When Martin Luther King Jr. delivered his “I have a dream” speech on August 28, 1963, “Negroes” were second-class citizens in America: often denied the right to vote, denied the right to marry outside “their race” in most parts of the nation, deemed inferior to whites, consigned to the most menial of jobs, denied access to the tennis courts and golf courses of our nation, not allowed to obtain lodging in most hotels and motels, and otherwise constrained in nearly every facet of American life, solely because of skin color. In Dr. King’s words, “the Negro . . . finds himself an exile in his own land.”
At the time of Dr. King’s “dream” that his four little children would “one day live in a nation where they will not be judged by the color of their skin but by the content of their character,” Sen. Barack Obama — a man whose mother was white and whose father was black — was just two years old.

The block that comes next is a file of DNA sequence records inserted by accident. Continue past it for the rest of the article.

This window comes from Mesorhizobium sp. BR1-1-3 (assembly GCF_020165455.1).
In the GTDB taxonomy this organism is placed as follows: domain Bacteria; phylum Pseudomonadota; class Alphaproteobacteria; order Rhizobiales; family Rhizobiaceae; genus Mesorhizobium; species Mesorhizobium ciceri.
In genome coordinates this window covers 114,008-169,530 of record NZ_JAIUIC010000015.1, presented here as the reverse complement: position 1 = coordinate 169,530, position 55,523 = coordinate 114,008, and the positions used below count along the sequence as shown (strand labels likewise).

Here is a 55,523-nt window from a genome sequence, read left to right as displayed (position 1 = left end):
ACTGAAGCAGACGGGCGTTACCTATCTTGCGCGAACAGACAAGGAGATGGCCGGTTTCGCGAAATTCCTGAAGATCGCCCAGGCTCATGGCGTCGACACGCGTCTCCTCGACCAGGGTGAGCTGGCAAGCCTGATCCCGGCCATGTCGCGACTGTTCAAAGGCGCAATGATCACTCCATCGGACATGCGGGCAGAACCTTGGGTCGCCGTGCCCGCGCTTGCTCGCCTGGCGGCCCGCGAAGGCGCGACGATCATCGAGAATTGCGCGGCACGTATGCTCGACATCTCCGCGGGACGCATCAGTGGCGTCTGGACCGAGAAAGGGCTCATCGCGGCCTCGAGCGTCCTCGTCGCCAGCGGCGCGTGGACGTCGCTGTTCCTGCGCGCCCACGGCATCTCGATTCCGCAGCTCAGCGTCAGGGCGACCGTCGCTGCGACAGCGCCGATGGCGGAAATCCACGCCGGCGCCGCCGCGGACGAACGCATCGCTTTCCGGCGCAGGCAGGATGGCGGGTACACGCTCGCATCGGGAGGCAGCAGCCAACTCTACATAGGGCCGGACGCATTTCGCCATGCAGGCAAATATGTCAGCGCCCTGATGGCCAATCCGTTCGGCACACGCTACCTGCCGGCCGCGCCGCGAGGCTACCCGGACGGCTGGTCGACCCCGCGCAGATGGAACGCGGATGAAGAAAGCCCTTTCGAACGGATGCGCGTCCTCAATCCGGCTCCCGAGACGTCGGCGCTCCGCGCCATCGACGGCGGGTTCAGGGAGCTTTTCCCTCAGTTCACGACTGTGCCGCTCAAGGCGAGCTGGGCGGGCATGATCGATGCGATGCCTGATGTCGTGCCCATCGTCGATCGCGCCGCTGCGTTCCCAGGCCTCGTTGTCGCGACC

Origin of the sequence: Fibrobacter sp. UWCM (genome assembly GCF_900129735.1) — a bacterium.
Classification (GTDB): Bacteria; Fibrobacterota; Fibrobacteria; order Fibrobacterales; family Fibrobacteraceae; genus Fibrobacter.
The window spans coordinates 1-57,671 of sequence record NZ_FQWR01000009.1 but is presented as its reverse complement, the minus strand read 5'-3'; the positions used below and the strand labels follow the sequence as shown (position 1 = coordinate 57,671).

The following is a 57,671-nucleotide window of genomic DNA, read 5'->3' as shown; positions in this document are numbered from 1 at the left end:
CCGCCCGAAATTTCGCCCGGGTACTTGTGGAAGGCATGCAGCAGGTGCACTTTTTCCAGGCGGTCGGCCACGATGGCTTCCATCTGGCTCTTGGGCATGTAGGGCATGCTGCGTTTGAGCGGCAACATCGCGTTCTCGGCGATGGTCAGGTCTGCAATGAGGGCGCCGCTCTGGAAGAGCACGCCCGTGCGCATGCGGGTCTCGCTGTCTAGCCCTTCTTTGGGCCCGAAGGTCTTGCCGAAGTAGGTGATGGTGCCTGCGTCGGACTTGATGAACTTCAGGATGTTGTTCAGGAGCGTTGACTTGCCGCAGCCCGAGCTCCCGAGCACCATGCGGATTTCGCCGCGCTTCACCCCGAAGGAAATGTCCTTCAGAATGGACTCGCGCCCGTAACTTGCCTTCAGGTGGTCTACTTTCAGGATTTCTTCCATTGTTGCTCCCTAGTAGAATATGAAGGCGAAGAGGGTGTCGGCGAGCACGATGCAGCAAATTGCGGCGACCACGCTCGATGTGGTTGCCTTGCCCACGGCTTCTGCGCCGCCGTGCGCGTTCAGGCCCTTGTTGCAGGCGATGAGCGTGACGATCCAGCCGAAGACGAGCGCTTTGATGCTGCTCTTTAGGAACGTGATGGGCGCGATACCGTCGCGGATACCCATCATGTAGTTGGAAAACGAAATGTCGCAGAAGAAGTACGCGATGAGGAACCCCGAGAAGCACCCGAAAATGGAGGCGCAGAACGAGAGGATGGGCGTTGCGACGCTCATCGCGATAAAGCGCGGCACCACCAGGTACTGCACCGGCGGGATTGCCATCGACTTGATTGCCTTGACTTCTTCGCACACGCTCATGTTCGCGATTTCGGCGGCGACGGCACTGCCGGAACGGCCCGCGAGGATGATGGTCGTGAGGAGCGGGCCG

Although he often said that he might not be with us when we got to the “Promised Land” of full freedom, Dr. King gave the country that he loved so much an assignment. Telling us that his dream was “deeply rooted in the American dream,” Dr. King urged America to “rise up and live out the true meaning of your creed: We hold these truths to be self-evident that all men are created equal.”
In the fullness of time, the American people have done precisely what Dr. King urged us to do: We have worked diligently to create a nation in which skin color is not a barrier to opportunity.
All Americans owe a debt to Martin Luther King Jr. It was his “dream” that altered America’s approach to race and profoundly changed our nation from one with different levels of citizenship for blacks and for whites to one in which equality is the law and “colorblindness” remains the national objective, despite the intrusion of “diversity” pursuits at all levels of our lives.
And, yet, despite our progress, there is one issue that stands in the way of our completely fulfilling King’s dream; and that is race-based affirmative-action preferences. On this issue, Sen. Obama has cast his lot with those who seek to ignore America’s racial progress and who, instead, prefer to sustain race and ethnic preferences that impede our progress.